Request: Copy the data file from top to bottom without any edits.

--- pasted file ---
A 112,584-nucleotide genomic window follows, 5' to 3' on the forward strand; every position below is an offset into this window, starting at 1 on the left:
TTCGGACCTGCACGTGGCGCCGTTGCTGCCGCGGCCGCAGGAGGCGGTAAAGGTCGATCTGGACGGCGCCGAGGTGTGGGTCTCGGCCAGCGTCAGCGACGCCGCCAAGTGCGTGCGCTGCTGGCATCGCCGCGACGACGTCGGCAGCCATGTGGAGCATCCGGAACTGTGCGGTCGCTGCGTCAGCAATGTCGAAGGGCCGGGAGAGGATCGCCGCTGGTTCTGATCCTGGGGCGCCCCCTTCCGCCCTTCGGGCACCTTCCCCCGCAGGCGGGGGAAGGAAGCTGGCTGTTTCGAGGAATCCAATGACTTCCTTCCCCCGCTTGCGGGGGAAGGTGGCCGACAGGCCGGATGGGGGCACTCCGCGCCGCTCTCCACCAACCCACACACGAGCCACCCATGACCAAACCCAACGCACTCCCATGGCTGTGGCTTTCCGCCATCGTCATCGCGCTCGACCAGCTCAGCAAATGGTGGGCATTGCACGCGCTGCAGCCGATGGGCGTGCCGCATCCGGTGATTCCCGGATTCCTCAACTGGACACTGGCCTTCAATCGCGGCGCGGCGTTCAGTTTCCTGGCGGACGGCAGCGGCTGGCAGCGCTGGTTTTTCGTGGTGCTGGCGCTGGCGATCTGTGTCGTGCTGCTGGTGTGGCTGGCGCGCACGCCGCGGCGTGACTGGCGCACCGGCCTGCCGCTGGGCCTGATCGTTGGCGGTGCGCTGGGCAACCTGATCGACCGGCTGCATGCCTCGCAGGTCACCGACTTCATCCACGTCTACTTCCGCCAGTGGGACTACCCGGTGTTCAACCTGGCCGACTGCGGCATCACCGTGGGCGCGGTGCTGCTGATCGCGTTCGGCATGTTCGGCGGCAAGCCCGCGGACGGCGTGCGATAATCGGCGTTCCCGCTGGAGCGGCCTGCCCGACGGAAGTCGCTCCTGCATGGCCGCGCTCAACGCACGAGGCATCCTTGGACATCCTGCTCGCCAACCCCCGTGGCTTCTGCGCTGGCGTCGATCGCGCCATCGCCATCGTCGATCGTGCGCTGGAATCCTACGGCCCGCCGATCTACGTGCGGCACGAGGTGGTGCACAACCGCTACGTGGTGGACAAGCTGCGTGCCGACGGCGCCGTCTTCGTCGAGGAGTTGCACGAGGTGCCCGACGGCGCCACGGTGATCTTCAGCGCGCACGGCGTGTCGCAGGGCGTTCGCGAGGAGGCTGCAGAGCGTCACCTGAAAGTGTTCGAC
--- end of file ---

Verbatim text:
A 112,584-nucleotide genomic window follows, 5' to 3' on the forward strand; every position below is an offset into this window, starting at 1 on the left:
TTCGGACCTGCACGTGGCGCCGTTGCTGCCGCGGCCGCAGGAGGCGGTAAAGGTCGATCTGGACGGCGCCGAGGTGTGGGTCTCGGCCAGCGTCAGCGACGCCGCCAAGTGCGTGCGCTGCTGGCATCGCCGCGACGACGTCGGCAGCCATGTGGAGCATCCGGAACTGTGCGGTCGCTGCGTCAGCAATGTCGAAGGGCCGGGAGAGGATCGCCGCTGGTTCTGATCCTGGGGCGCCCCCTTCCGCCCTTCGGGCACCTTCCCCCGCAGGCGGGGGAAGGAAGCTGGCTGTTTCGAGGAATCCAATGACTTCCTTCCCCCGCTTGCGGGGGAAGGTGGCCGACAGGCCGGATGGGGGCACTCCGCGCCGCTCTCCACCAACCCACACACGAGCCACCCATGACCAAACCCAACGCACTCCCATGGCTGTGGCTTTCCGCCATCGTCATCGCGCTCGACCAGCTCAGCAAATGGTGGGCATTGCACGCGCTGCAGCCGATGGGCGTGCCGCATCCGGTGATTCCCGGATTCCTCAACTGGACACTGGCCTTCAATCGCGGCGCGGCGTTCAGTTTCCTGGCGGACGGCAGCGGCTGGCAGCGCTGGTTTTTCGTGGTGCTGGCGCTGGCGATCTGTGTCGTGCTGCTGGTGTGGCTGGCGCGCACGCCGCGGCGTGACTGGCGCACCGGCCTGCCGCTGGGCCTGATCGTTGGCGGTGCGCTGGGCAACCTGATCGACCGGCTGCATGCCTCGCAGGTCACCGACTTCATCCACGTCTACTTCCGCCAGTGGGACTACCCGGTGTTCAACCTGGCCGACTGCGGCATCACCGTGGGCGCGGTGCTGCTGATCGCGTTCGGCATGTTCGGCGGCAAGCCCGCGGACGGCGTGCGATAATCGGCGTTCCCGCTGGAGCGGCCTGCCCGACGGAAGTCGCTCCTGCATGGCCGCGCTCAACGCACGAGGCATCCTTGGACATCCTGCTCGCCAACCCCCGTGGCTTCTGCGCTGGCGTCGATCGCGCCATCGCCATCGTCGATCGTGCGCTGGAATCCTACGGCCCGCCGATCTACGTGCGGCACGAGGTGGTGCACAACCGCTACGTGGTGGACAAGCTGCGTGCCGACGGCGCCGTCTTCGTCGAGGAGTTGCACGAGGTGCCCGACGGCGCCACGGTGATCTTCAGCGCGCACGGCGTGTCGCAGGGCGTTCGCGAGGAGGCTGCAGAGCGTCACCTGAAAGTGTTCGAC